Governor Dannel Malloy signed an executive order yesterday to create a new online portal that aggregates and displays data from agencies across the state government. The move won him applause from transparency advocates, but triggered criticism from Republicans.

The Connecticut Open Data Portal, projected to open within a few months, will allow researchers, analysts and all members of the public to search data compiled from every state agency for the first time in state history. Much of the data that will be searchable in the portal is already available online, but is either scattered across a number of agency websites or buried in places on the state’s website that are difficult to find, said Tyler Kleykamp, who will manage the portal as the state’s chief data officer. The portal will also display some data, such as census information, that has not yet been made available to the public.

“The portal is for transparency,” Kleykamp said. “People who are looking into the effectiveness of programs and state policies will now have a greater ability to actively evaluate them.”

Kleykamp said he will work with agency heads to determine what data should remain confidential due to privacy and safety concerns.

Executive Order No. 39, which will create the new data portal, instructs all executive branch agency heads to immediately begin compiling data, which will include lists, tables, charts, graphs and non-narrative information that is statistical or fact-based, according to a press release from the governor’s office. The state has signed a contract with Socrata, Inc., a tech company that develops platforms for sharing government data, to design the portal.

Abe Scarr, director of ConnPIRG (Public Information Research Group) Education Fund, a non-profit that advocates for greater public information, said the initiative would help Connecticut rejoin the ranks of America’s most governmentally transparent states. Recently, Connecticut has fallen behind by failing to utilize the latest technology to aggregate and share data, he added.

“This can allow us to hold our elected officials and state agencies accountable for working on behalf of the public,” Scarr said. “It can build confidence in the state government because we know we can hold it accountable and demonstrate when it’s responding and doing its job well.”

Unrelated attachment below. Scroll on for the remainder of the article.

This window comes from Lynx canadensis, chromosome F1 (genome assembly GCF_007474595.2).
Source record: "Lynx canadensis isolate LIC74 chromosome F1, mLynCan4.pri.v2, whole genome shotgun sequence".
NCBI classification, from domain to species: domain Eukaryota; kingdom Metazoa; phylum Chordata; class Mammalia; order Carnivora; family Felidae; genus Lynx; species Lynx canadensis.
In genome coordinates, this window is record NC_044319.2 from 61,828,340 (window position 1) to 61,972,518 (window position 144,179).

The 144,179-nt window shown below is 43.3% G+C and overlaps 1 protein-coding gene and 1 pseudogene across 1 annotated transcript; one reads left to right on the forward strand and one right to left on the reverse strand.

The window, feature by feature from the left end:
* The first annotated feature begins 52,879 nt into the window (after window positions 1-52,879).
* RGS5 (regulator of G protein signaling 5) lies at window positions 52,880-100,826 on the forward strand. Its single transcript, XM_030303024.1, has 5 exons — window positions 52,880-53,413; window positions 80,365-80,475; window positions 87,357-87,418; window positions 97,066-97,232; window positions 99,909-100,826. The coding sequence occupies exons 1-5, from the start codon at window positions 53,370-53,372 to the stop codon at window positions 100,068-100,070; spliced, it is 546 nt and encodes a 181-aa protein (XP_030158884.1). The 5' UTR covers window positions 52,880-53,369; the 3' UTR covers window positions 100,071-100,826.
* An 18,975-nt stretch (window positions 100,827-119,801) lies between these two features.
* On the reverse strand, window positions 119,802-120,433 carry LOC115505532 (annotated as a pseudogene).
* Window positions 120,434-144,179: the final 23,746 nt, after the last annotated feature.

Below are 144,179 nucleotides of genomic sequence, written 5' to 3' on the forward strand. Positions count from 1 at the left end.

Gary Rose, head of the Department of Government and Politics at Sacred Heart University, said the portal could also enhance opportunities for students and researchers to evaluate policies.

Republicans, however, expressed suspicion at the timing of the order. State Senator Len Fasano said he believes the governor created the portal by executive order, rather than pursuing a bill in the legislature, because he wants to claim credit for increasing government transparency in an election year.

“He keeps doing these political stunts,” Fasano said. “He wants to be the guy who says, ‘I’m the guy who has open and transparent government,’ when in fact there’s a lot of information that he stalls us on.”

Fasano cited Malloy administration officials’ use of private email accounts to conduct state business as an example of non-transparency. In November, the Connecticut Council on Freedom of Information called on administrators to discontinue the practice, which can shield communication from public information requests.

David Bednarz, deputy press secretary for Gov. Malloy, said the governor has prioritized transparency since taking office.

“No one is saying that there isn’t more that could be done, and he would like to continue moving forward in this efforts,” Bednarz said in an email. “But today’s announcement is yet another step in the Governor’s overall initiative to make sure that state government is open and accessible to state residents.”

Chris Cooper, a spokesman for Tom Foley, said the portal will not change the state’s “transparency problem.” Foley narrowly lost the 2010 gubernatorial election to Malloy and hopes to defeat him in November. Cooper said the real issue in Connecticut is not lack of data, but rather the manipulation of data for political purposes.

State agencies will have 90 days to identify data suitable for posting in the portal.